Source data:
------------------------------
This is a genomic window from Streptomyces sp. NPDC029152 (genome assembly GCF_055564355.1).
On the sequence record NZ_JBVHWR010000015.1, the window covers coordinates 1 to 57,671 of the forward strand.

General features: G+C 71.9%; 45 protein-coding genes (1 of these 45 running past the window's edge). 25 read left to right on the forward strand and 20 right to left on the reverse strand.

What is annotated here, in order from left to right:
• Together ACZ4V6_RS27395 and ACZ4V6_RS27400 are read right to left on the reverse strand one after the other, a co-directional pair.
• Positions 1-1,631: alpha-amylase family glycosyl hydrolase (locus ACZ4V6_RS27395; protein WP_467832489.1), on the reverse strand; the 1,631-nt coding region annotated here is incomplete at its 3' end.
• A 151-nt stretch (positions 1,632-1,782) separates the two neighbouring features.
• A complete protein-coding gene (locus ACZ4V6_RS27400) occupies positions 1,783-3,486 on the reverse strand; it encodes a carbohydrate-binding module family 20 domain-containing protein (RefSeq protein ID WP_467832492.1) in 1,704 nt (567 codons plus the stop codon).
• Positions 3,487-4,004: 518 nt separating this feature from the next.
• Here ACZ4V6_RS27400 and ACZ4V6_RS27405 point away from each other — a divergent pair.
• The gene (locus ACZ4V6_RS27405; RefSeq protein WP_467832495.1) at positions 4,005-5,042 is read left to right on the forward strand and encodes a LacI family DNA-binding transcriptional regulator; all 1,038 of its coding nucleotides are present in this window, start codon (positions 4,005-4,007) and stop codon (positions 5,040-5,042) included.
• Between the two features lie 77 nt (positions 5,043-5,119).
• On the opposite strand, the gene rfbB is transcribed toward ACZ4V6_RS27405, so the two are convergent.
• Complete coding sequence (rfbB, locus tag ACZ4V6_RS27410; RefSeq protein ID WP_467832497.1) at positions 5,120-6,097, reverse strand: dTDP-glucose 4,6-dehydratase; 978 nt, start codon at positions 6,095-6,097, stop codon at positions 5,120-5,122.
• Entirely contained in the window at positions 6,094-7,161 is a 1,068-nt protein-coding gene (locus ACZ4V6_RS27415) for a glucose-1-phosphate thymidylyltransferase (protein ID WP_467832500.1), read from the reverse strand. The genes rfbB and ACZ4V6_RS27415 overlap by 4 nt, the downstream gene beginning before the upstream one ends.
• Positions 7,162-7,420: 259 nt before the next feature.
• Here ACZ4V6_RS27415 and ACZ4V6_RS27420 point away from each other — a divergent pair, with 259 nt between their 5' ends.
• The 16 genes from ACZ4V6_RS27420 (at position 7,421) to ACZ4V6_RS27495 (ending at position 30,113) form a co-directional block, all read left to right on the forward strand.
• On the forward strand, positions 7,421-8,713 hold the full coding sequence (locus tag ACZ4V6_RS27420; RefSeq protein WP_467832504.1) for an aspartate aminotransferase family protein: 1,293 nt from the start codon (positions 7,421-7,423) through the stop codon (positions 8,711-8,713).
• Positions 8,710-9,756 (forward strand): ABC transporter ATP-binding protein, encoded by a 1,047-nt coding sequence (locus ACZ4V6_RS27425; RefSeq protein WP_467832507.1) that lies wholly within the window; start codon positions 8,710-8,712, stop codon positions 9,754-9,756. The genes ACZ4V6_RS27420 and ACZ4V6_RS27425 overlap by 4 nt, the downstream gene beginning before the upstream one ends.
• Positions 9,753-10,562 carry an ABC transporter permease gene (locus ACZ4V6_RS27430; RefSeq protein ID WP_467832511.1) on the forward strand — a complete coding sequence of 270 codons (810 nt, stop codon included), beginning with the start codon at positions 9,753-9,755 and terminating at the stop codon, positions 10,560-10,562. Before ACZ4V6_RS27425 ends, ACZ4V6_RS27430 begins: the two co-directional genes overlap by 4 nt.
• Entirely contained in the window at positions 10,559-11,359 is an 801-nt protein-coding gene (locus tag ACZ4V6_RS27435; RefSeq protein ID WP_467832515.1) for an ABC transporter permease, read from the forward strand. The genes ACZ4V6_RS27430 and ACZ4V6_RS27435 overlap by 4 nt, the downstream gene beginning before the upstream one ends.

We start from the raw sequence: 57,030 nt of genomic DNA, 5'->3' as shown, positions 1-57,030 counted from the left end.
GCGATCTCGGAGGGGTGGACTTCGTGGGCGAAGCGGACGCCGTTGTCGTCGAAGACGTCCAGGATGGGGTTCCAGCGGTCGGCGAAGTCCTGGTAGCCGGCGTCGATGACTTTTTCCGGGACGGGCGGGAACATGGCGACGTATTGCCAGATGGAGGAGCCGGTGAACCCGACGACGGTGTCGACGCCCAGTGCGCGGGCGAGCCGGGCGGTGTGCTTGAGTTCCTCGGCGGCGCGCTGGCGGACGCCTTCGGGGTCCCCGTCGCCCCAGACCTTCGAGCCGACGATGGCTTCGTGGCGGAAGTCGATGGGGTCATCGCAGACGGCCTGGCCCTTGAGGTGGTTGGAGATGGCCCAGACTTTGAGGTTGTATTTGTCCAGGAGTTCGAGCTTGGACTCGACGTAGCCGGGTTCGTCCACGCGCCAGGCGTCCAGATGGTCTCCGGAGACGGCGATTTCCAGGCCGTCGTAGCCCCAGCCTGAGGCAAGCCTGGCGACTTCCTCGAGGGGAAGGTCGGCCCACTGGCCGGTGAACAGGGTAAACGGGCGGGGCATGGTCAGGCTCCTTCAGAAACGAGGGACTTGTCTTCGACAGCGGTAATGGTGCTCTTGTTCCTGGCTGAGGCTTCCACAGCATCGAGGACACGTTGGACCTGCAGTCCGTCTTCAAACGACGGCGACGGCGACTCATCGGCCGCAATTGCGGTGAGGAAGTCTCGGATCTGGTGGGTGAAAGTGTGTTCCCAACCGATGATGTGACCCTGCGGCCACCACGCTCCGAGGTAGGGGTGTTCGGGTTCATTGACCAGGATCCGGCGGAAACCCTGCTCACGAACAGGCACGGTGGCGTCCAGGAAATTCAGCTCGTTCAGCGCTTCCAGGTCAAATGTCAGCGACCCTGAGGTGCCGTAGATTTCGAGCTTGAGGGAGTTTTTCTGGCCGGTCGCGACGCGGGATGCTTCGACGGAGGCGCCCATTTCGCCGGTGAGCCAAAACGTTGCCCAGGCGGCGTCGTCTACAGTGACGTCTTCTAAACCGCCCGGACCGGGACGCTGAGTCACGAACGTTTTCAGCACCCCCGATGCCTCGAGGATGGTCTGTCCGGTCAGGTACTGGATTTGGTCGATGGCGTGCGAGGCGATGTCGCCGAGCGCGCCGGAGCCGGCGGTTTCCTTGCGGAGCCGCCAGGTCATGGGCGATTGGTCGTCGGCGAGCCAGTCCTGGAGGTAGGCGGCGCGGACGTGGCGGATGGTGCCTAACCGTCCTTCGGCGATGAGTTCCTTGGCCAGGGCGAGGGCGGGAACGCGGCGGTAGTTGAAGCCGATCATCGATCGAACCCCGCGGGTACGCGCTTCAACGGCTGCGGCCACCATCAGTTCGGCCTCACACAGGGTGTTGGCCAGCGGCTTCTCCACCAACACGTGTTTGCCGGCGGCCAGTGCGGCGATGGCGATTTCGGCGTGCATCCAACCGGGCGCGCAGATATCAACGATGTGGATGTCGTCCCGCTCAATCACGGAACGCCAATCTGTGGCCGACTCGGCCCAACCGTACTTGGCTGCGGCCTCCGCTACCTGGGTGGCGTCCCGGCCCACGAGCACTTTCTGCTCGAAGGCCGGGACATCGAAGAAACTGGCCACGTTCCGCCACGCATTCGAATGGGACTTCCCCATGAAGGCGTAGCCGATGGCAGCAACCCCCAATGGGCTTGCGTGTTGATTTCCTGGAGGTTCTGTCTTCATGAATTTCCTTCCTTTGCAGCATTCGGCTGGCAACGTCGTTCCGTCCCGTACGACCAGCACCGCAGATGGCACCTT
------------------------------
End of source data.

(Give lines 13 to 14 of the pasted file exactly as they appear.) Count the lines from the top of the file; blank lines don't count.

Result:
• On the opposite strand, the gene rfbB is transcribed toward ACZ4V6_RS27405, so the two are convergent.
• Complete coding sequence (rfbB, locus tag ACZ4V6_RS27410; RefSeq protein ID WP_467832497.1) at positions 5,120-6,097, reverse strand: dTDP-glucose 4,6-dehydratase; 978 nt, start codon at positions 6,095-6,097, stop codon at positions 5,120-5,122.